Not surprising, the most frequent questions we get from parents revolve around the parenting of teenagers. The teenage or adolescent years present so many challenges for both the youth and his/her parent it is no wonder why this period of child rearing is so stressful. On a previous show with an adolescent expert, Dr. Judith Kaufman we focused on some of the issues dealing with parenting teens however we might not have paid sufficient attention to what parents can do. We decided to re-visit the topic with a different approach. We start off with a quick summary of what is so unique about development during the adolescent years.
Some of the key points that parents need to be aware of are linked to the overriding theme of adolescence – that is figuring who I am as an individual. To accomplish this necessary step in development teenagers will start to push away from their parents and substitute the opinions of their peers above all else.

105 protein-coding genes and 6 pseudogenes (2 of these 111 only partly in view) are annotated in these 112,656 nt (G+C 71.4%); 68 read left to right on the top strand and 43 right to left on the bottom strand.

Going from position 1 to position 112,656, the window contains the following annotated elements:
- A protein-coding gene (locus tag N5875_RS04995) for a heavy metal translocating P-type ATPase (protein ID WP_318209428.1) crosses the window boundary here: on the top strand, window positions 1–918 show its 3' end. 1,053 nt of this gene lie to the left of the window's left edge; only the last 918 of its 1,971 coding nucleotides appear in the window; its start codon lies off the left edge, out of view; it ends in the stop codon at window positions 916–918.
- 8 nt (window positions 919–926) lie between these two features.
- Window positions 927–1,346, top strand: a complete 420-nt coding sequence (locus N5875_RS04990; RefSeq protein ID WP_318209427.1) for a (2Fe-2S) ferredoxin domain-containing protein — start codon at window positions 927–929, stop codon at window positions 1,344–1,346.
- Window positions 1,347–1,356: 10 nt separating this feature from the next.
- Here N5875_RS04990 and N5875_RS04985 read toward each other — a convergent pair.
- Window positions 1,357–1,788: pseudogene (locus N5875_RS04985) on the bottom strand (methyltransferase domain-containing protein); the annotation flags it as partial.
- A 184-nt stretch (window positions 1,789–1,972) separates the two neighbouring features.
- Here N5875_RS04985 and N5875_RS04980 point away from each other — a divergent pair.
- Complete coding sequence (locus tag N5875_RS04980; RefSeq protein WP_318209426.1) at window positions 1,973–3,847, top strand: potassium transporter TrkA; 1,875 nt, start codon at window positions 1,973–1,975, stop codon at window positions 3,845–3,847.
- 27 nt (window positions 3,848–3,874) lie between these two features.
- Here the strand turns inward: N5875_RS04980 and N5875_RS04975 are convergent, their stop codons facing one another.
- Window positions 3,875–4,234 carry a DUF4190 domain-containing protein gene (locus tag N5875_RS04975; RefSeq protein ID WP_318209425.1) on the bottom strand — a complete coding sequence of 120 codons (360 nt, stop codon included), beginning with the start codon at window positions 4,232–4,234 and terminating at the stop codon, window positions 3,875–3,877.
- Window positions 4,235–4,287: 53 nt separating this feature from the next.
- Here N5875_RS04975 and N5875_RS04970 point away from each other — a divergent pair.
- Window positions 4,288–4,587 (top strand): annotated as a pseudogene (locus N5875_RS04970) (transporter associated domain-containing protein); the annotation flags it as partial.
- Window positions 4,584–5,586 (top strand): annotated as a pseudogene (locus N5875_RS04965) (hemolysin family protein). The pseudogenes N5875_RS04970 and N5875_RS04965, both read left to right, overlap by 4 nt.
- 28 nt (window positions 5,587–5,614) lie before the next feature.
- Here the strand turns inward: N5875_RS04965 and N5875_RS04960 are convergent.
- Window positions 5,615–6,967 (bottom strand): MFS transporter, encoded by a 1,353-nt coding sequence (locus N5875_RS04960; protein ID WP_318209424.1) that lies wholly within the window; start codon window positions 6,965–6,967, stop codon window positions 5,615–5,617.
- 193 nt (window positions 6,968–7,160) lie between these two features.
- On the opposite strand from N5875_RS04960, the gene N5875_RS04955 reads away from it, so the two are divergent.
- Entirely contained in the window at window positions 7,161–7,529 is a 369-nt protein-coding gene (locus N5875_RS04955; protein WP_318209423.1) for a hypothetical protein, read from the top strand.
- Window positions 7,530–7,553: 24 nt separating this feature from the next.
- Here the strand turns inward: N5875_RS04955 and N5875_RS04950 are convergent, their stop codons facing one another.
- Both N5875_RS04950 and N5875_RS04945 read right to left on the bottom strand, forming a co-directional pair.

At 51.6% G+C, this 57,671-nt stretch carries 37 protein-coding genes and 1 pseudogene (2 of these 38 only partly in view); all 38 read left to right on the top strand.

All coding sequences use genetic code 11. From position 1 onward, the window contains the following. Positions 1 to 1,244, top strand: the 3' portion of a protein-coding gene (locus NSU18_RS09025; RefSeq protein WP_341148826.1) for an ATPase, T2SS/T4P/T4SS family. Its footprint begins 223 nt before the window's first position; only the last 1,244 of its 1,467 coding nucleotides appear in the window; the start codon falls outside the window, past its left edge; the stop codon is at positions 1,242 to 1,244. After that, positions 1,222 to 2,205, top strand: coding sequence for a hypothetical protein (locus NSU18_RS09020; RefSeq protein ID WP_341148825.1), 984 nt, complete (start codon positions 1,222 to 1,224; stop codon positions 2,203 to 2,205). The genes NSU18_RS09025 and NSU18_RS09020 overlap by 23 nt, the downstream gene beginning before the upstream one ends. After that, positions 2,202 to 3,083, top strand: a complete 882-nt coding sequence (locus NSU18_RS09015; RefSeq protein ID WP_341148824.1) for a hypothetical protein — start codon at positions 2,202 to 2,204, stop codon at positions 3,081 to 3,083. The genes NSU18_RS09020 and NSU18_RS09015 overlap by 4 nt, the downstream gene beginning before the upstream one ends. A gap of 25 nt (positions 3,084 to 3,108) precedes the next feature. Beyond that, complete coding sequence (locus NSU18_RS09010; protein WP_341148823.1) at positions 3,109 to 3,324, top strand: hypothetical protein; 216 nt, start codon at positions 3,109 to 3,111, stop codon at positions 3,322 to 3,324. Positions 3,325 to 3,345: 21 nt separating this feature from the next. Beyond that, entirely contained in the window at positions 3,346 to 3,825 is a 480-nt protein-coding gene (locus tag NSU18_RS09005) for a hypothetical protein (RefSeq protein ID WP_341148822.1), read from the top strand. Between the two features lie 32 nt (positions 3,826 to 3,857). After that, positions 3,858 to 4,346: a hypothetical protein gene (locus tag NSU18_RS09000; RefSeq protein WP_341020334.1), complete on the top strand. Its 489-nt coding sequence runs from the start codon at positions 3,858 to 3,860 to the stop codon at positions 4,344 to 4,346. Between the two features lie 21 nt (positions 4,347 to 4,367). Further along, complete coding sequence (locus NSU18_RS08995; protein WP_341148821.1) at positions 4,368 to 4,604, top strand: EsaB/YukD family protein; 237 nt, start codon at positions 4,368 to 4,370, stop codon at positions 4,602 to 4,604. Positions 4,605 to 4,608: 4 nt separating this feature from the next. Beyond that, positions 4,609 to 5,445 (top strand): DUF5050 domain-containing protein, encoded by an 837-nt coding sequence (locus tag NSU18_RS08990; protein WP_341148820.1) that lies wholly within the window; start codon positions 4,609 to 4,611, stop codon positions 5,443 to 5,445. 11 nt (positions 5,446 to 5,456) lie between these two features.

In addition, the adolescent brain is also going through changes. For example, the ability to make good decisions about risks and to make plans is part of the Executive Function skill set. Research has demonstrated that during the teen years the part of the brain that controls Executive Function is not fully developed despite the fact that at the same time our teens are achieving independence and are called upon to deal with complex choices including coping with body changes and their sexuality.
Our recommendations for parents start with effective communication principles. Communication is how we build and maintain relationships and parents of teens need to be very mindful of how they communicate with their children in order to be there for them during this stressful period of development. We highlight and illustrate how validating what we hear and see in our children’s behavior coupled with active listening skills insures that we keep the communication door wide open with our adolescents.